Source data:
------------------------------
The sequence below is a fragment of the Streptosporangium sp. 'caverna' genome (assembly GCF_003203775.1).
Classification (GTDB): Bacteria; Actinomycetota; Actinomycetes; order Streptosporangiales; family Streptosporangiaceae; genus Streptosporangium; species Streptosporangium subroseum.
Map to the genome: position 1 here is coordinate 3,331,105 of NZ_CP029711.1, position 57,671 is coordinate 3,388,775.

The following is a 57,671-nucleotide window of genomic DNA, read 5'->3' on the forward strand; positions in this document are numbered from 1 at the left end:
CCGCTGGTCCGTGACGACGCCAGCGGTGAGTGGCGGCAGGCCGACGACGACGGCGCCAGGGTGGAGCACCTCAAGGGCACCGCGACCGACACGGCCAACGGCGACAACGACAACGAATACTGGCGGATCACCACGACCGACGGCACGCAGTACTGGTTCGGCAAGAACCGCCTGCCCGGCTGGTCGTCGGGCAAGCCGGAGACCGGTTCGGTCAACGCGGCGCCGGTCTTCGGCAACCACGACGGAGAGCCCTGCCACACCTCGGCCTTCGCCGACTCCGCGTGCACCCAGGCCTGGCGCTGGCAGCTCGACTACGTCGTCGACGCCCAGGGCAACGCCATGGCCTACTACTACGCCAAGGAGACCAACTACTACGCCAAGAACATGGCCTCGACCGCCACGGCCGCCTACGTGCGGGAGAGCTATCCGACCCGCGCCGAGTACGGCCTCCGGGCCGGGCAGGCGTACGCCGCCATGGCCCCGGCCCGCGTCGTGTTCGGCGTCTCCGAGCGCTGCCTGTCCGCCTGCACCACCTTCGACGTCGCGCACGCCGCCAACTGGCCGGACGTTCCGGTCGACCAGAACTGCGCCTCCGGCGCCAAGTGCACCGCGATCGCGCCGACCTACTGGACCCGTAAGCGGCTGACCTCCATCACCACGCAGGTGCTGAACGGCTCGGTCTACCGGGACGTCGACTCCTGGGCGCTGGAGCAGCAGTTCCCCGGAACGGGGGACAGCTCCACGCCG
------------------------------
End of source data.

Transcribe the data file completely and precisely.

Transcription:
The sequence below is a fragment of the Streptosporangium sp. 'caverna' genome (assembly GCF_003203775.1).
Classification (GTDB): Bacteria; Actinomycetota; Actinomycetes; order Streptosporangiales; family Streptosporangiaceae; genus Streptosporangium; species Streptosporangium subroseum.
Map to the genome: position 1 here is coordinate 3,331,105 of NZ_CP029711.1, position 57,671 is coordinate 3,388,775.

The following is a 57,671-nucleotide window of genomic DNA, read 5'->3' on the forward strand; positions in this document are numbered from 1 at the left end:
CCGCTGGTCCGTGACGACGCCAGCGGTGAGTGGCGGCAGGCCGACGACGACGGCGCCAGGGTGGAGCACCTCAAGGGCACCGCGACCGACACGGCCAACGGCGACAACGACAACGAATACTGGCGGATCACCACGACCGACGGCACGCAGTACTGGTTCGGCAAGAACCGCCTGCCCGGCTGGTCGTCGGGCAAGCCGGAGACCGGTTCGGTCAACGCGGCGCCGGTCTTCGGCAACCACGACGGAGAGCCCTGCCACACCTCGGCCTTCGCCGACTCCGCGTGCACCCAGGCCTGGCGCTGGCAGCTCGACTACGTCGTCGACGCCCAGGGCAACGCCATGGCCTACTACTACGCCAAGGAGACCAACTACTACGCCAAGAACATGGCCTCGACCGCCACGGCCGCCTACGTGCGGGAGAGCTATCCGACCCGCGCCGAGTACGGCCTCCGGGCCGGGCAGGCGTACGCCGCCATGGCCCCGGCCCGCGTCGTGTTCGGCGTCTCCGAGCGCTGCCTGTCCGCCTGCACCACCTTCGACGTCGCGCACGCCGCCAACTGGCCGGACGTTCCGGTCGACCAGAACTGCGCCTCCGGCGCCAAGTGCACCGCGATCGCGCCGACCTACTGGACCCGTAAGCGGCTGACCTCCATCACCACGCAGGTGCTGAACGGCTCGGTCTACCGGGACGTCGACTCCTGGGCGCTGGAGCAGCAGTTCCCCGGAACGGGGGACAGCTCCACGCCG